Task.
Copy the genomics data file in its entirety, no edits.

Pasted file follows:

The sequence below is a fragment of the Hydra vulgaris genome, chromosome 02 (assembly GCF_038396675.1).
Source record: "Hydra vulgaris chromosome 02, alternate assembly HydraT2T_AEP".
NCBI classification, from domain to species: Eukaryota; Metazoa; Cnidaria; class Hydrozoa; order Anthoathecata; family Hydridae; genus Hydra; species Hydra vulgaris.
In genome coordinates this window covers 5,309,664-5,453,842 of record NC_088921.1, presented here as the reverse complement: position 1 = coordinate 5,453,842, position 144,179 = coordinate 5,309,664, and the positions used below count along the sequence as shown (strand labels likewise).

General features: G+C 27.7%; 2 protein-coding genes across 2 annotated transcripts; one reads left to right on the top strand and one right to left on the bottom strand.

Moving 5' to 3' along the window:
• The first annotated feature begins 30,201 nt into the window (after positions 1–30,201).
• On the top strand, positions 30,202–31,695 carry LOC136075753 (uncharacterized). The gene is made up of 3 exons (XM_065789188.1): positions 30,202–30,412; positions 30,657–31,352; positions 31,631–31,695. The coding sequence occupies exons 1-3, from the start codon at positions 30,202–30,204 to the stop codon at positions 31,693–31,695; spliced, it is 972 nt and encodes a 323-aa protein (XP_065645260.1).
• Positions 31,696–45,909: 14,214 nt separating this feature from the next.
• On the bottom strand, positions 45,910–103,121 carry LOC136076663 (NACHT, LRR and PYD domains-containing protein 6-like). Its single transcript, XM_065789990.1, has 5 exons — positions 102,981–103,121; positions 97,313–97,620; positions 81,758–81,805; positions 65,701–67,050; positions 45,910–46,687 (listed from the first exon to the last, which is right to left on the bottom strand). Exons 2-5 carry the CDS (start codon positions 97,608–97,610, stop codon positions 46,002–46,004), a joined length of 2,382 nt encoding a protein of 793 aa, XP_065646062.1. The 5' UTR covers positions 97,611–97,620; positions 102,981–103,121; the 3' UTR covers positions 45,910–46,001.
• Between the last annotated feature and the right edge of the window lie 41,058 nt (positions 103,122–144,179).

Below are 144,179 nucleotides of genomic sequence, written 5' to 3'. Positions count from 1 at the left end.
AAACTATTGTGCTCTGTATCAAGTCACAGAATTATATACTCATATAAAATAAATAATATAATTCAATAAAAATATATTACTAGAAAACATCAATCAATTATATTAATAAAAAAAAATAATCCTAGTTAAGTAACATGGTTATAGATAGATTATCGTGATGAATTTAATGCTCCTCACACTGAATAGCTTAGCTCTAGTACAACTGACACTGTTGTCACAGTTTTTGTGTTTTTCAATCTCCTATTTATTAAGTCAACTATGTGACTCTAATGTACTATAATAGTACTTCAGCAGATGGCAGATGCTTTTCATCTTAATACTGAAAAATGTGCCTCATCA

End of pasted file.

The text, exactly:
The sequence below is a fragment of the Hydra vulgaris genome, chromosome 02 (assembly GCF_038396675.1).
Source record: "Hydra vulgaris chromosome 02, alternate assembly HydraT2T_AEP".
NCBI classification, from domain to species: Eukaryota; Metazoa; Cnidaria; class Hydrozoa; order Anthoathecata; family Hydridae; genus Hydra; species Hydra vulgaris.
In genome coordinates this window covers 5,309,664-5,453,842 of record NC_088921.1, presented here as the reverse complement: position 1 = coordinate 5,453,842, position 144,179 = coordinate 5,309,664, and the positions used below count along the sequence as shown (strand labels likewise).

General features: G+C 27.7%; 2 protein-coding genes across 2 annotated transcripts; one reads left to right on the top strand and one right to left on the bottom strand.

Moving 5' to 3' along the window:
• The first annotated feature begins 30,201 nt into the window (after positions 1–30,201).
• On the top strand, positions 30,202–31,695 carry LOC136075753 (uncharacterized). The gene is made up of 3 exons (XM_065789188.1): positions 30,202–30,412; positions 30,657–31,352; positions 31,631–31,695. The coding sequence occupies exons 1-3, from the start codon at positions 30,202–30,204 to the stop codon at positions 31,693–31,695; spliced, it is 972 nt and encodes a 323-aa protein (XP_065645260.1).
• Positions 31,696–45,909: 14,214 nt separating this feature from the next.
• On the bottom strand, positions 45,910–103,121 carry LOC136076663 (NACHT, LRR and PYD domains-containing protein 6-like). Its single transcript, XM_065789990.1, has 5 exons — positions 102,981–103,121; positions 97,313–97,620; positions 81,758–81,805; positions 65,701–67,050; positions 45,910–46,687 (listed from the first exon to the last, which is right to left on the bottom strand). Exons 2-5 carry the CDS (start codon positions 97,608–97,610, stop codon positions 46,002–46,004), a joined length of 2,382 nt encoding a protein of 793 aa, XP_065646062.1. The 5' UTR covers positions 97,611–97,620; positions 102,981–103,121; the 3' UTR covers positions 45,910–46,001.
• Between the last annotated feature and the right edge of the window lie 41,058 nt (positions 103,122–144,179).

Below are 144,179 nucleotides of genomic sequence, written 5' to 3'. Positions count from 1 at the left end.
AAACTATTGTGCTCTGTATCAAGTCACAGAATTATATACTCATATAAAATAAATAATATAATTCAATAAAAATATATTACTAGAAAACATCAATCAATTATATTAATAAAAAAAAATAATCCTAGTTAAGTAACATGGTTATAGATAGATTATCGTGATGAATTTAATGCTCCTCACACTGAATAGCTTAGCTCTAGTACAACTGACACTGTTGTCACAGTTTTTGTGTTTTTCAATCTCCTATTTATTAAGTCAACTATGTGACTCTAATGTACTATAATAGTACTTCAGCAGATGGCAGATGCTTTTCATCTTAATACTGAAAAATGTGCCTCATCA